Australia has declared its national broadband network (NBN) is “built and fully operational”, ending a saga that stretches back to the mid-200s.
Minister for communications, cyber safety and the arts Paul Fletcher declared the build complete in a Wednesday statement that admitted 35,000 premises remain unable to connect to the network, but seeing as that number was over 100,000 in August 2020 and over 11.86 million premises have been wired, he’s happy to say the job’s been done.
The statement also pointed out that legislation governing the NBN build requires a declaration the job is done before December 31st.
“New premises are being built all the time,” the minister said. “This means that there will always be a number of premises around Australia that are not yet ‘ready to connect’. The fact that there is a certain number of premises which are not ready to connect is not of itself evidence that the network cannot be treated as ‘built and fully operational’.”
Thus ends a saga that began in the mid-2000s when Australia figured out that ubiquitous broadband access was a good idea. Dominant telco Telstra proposed to build the network and operate as both a wholesaler to rivals and a retailer, but as that arrangement had stifled competition for years the government of the day wasn’t keen on the idea. At the 2007 election the left-of-centre Australian Labor Party swept to power in part due to its plans to build a fast national broadband network.
That promise evolved into a commitment to build a fibre-to-the-premises (FTTP) network. NBN Co, the company charged with building and operating the network, was summoned into existence in April 2009 but struggled to get much done in its early years. By 2013, when a right-of-centre government won power, just over 350,000 premises had been connected.
The new government decided that a FTTP build would be too slow and expensive, despite leaks from within NBN Co purporting to say FTTP costs were falling fast. The new plan called for a “multi-technology mix” that emphasised fibre-to-the-node (FTTN) and use of existing cable TV networks, rather than FTTP everywhere.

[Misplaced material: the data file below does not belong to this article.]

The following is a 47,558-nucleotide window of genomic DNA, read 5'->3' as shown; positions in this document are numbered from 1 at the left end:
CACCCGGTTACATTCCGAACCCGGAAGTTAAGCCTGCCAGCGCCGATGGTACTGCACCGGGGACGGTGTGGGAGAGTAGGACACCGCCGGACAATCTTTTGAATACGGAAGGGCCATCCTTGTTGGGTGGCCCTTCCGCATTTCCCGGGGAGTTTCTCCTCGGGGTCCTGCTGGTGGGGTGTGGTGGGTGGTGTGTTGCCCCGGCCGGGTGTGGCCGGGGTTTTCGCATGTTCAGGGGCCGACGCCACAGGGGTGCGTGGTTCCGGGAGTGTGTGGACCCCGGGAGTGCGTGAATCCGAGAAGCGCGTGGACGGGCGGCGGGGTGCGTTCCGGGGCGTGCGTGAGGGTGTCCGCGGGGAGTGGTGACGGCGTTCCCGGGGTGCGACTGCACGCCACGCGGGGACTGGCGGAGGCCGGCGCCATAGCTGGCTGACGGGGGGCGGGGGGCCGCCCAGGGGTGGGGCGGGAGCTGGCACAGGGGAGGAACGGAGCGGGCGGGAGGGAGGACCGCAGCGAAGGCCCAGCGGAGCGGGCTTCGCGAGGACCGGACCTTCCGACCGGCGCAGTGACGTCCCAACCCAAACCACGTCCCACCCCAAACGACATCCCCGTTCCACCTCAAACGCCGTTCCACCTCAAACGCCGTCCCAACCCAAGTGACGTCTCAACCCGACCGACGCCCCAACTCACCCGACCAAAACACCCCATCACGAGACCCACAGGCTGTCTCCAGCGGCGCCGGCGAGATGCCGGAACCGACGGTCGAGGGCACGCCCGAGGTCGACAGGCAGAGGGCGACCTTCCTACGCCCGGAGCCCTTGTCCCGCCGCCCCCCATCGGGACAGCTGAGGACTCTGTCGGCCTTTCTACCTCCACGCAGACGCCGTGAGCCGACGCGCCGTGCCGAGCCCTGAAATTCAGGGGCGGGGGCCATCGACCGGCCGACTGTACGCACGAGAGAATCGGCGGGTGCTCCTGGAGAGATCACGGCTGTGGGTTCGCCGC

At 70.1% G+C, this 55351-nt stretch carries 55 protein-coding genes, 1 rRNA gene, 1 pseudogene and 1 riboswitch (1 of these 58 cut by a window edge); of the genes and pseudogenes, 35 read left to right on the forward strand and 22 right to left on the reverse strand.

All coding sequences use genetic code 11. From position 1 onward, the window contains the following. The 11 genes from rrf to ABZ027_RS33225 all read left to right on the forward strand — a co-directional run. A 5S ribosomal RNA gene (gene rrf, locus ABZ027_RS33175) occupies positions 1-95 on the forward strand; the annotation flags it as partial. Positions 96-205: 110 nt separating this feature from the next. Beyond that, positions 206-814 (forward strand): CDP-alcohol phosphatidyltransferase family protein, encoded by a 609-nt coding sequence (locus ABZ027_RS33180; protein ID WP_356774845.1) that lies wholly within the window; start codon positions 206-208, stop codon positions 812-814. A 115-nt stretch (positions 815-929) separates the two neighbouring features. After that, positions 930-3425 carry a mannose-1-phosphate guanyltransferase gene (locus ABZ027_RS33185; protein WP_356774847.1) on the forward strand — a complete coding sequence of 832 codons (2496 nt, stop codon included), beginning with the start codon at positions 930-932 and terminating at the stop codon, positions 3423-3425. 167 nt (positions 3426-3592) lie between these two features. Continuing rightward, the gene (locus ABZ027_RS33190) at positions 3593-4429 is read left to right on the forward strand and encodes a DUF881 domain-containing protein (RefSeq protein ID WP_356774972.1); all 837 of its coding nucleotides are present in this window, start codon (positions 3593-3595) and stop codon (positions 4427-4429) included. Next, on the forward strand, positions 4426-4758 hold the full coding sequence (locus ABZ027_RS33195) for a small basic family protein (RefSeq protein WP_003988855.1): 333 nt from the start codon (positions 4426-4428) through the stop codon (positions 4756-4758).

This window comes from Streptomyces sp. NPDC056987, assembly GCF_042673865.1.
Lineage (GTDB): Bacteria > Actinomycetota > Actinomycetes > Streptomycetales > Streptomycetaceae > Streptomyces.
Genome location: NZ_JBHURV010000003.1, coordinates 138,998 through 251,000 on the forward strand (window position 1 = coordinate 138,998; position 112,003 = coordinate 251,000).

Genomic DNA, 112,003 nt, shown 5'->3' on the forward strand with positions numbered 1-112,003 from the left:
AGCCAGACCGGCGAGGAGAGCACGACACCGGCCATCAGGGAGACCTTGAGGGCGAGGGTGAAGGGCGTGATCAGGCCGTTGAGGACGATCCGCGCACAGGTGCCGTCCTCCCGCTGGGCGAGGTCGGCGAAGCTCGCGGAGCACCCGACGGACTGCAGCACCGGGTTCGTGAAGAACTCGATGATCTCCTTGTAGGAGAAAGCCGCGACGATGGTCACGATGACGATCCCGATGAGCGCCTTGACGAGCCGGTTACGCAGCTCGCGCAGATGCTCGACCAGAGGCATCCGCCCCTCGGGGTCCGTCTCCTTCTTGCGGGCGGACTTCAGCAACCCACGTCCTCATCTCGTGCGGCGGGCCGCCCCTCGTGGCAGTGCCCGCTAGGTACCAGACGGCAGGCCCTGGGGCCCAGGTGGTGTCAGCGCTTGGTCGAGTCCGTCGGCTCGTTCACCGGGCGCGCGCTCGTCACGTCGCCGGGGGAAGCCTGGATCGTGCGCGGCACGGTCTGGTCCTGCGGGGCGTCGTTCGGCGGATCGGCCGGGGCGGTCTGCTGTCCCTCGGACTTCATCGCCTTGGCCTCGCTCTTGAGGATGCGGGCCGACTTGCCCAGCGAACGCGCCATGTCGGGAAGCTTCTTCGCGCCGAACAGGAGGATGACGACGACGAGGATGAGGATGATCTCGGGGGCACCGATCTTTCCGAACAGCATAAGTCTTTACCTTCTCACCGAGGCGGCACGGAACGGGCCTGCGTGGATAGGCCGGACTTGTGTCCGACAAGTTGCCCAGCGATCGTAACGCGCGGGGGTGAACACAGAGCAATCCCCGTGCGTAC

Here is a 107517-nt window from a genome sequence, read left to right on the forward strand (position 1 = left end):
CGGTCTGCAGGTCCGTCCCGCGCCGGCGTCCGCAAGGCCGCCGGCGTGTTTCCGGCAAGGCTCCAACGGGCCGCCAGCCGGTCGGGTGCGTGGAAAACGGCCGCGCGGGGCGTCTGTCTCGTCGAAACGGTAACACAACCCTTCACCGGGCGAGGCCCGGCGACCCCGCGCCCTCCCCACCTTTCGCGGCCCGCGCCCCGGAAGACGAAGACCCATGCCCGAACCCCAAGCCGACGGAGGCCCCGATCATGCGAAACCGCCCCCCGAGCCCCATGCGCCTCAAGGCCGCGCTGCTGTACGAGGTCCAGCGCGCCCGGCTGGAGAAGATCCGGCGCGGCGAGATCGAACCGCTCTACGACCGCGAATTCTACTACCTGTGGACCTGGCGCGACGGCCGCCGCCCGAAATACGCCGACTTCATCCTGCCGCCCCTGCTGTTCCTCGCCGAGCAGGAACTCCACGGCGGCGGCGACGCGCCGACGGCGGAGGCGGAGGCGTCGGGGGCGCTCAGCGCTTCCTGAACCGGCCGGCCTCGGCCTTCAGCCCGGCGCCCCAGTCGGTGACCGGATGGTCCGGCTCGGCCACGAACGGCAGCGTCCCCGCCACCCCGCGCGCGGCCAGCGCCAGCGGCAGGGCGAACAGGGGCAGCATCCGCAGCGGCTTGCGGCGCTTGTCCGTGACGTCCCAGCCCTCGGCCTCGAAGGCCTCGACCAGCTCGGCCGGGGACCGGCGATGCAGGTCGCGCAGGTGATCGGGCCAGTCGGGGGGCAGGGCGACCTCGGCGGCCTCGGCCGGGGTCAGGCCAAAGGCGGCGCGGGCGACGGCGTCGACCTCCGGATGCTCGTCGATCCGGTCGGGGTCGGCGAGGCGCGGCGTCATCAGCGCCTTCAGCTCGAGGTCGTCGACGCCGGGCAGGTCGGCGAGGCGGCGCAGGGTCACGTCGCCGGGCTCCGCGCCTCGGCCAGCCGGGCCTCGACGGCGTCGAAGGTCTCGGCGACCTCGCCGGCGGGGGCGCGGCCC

Critics of that plan said its promise to deliver universal 25Mbps services was inadequate, would require costly re-builds, and would leave Australia struggling to compete with other nations building faster networks or to adopt digital services such as telemedicine or videoconferencing.
The government did not heed those critics and brushed them off when the project missed deadlines and build costs expanded. A decision to spend billions on a cable network that turned out not to be capable of delivering broadband services was one SNAFU notable during the build.
While the network has performed well under the stresses of 2020’s work-from-home wave and has not slowed adoption of video conferencing or streaming video, critics now point to wholesale charges that make it hard for retailers to make a profit and maintain the NBN’s utility will be eroded by 5G networks. Satellite services for remote users remain slow, and wireless services in regional areas are often adequate rather than brilliant. The NBN has also baked in one of the legacy problems in Australian telecoms, with retailers and the wholesale NBN both offering consumers little insight about who has responsibility for restoring services after outages.
Minister Fletcher also decided that December 23rd was a fine day on which to announce new laws that introduce a scheme that will require digital platforms to take down “seriously harmful” material directed at adults, in addition to strengthening cyber-bullying protections for kids. The scheme proposes 24-hour takedown requirements for digital platforms after notification of harmful content. As Australia heads to the beach, its Competition and Consumer Commission has revealed changes to the nation’s Consumer Data Right Rules that will allow bank customers to allow sharing of their data with other financial institutions as a means of enabling easier purchasing of products from rivals. ®